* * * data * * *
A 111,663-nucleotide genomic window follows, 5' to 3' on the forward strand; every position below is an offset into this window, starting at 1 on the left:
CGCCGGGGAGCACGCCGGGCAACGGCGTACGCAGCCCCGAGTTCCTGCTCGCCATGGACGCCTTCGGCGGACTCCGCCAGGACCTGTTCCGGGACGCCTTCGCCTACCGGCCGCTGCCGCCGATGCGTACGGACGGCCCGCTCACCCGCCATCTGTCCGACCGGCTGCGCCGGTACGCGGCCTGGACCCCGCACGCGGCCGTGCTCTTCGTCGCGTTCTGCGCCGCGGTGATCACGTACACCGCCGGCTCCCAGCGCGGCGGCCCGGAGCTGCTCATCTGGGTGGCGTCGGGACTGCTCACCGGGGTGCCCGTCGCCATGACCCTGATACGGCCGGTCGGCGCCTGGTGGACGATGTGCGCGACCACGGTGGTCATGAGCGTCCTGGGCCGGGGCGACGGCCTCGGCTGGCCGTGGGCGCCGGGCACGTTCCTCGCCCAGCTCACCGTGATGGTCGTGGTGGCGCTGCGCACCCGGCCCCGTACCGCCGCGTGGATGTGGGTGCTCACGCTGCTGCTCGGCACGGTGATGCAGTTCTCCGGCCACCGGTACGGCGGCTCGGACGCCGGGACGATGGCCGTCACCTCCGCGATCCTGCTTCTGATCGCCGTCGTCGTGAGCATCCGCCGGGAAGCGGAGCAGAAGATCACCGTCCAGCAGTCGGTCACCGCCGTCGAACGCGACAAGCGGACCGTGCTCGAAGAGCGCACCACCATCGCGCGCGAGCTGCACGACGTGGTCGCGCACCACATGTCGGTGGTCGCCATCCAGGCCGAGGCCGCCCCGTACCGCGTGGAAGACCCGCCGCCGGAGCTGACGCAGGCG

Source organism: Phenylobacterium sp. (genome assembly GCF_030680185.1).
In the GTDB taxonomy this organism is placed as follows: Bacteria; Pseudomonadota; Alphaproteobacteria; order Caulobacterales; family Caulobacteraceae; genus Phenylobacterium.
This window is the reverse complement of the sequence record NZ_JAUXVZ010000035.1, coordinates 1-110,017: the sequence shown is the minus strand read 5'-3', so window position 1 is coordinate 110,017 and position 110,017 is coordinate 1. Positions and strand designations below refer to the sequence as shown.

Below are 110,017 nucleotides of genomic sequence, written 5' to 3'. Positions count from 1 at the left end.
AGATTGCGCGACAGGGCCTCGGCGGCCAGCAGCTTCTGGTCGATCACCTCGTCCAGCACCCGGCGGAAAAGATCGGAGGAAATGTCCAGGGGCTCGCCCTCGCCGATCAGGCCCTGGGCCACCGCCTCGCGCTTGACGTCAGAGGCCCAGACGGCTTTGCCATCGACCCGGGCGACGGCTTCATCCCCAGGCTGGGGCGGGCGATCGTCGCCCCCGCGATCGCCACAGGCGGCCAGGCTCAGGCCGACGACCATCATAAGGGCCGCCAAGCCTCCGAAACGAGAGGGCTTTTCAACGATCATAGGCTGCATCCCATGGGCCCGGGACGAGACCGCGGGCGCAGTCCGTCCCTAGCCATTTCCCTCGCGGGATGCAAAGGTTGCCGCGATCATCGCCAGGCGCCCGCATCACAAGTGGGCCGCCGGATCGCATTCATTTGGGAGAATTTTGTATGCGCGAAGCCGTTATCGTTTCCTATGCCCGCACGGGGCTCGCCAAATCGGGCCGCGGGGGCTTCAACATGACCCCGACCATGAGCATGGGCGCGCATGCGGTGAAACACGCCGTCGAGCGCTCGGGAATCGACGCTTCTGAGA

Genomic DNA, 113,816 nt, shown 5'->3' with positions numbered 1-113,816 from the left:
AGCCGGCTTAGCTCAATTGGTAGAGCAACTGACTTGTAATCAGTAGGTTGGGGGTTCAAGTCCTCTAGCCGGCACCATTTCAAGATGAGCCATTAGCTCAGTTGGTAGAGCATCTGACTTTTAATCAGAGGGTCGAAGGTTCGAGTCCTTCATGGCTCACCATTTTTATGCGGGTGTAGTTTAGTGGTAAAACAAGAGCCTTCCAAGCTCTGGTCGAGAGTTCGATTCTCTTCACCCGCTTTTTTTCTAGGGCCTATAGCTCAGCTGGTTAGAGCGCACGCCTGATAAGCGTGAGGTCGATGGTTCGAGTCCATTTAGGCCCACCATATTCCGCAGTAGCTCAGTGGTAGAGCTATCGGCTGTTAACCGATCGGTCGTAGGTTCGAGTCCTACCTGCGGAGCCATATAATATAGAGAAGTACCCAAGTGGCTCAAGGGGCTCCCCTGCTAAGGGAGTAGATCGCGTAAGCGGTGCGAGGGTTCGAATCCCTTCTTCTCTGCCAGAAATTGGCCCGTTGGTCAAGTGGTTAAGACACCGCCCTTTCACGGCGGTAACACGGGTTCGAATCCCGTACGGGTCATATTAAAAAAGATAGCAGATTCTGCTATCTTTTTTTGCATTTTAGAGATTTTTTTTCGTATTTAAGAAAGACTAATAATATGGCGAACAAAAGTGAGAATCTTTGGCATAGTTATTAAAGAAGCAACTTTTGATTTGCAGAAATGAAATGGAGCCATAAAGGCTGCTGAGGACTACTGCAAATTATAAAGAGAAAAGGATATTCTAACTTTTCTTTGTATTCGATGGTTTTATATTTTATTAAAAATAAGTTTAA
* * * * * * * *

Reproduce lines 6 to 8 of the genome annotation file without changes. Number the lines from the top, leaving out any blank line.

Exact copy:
Below are 110,017 nucleotides of genomic sequence, written 5' to 3'. Positions count from 1 at the left end.
AGATTGCGCGACAGGGCCTCGGCGGCCAGCAGCTTCTGGTCGATCACCTCGTCCAGCACCCGGCGGAAAAGATCGGAGGAAATGTCCAGGGGCTCGCCCTCGCCGATCAGGCCCTGGGCCACCGCCTCGCGCTTGACGTCAGAGGCCCAGACGGCTTTGCCATCGACCCGGGCGACGGCTTCATCCCCAGGCTGGGGCGGGCGATCGTCGCCCCCGCGATCGCCACAGGCGGCCAGGCTCAGGCCGACGACCATCATAAGGGCCGCCAAGCCTCCGAAACGAGAGGGCTTTTCAACGATCATAGGCTGCATCCCATGGGCCCGGGACGAGACCGCGGGCGCAGTCCGTCCCTAGCCATTTCCCTCGCGGGATGCAAAGGTTGCCGCGATCATCGCCAGGCGCCCGCATCACAAGTGGGCCGCCGGATCGCATTCATTTGGGAGAATTTTGTATGCGCGAAGCCGTTATCGTTTCCTATGCCCGCACGGGGCTCGCCAAATCGGGCCGCGGGGGCTTCAACATGACCCCGACCATGAGCATGGGCGCGCATGCGGTGAAACACGCCGTCGAGCGCTCGGGAATCGACGCTTCTGAGA

Genomic DNA, 113,816 nt, shown 5'->3' with positions numbered 1-113,816 from the left: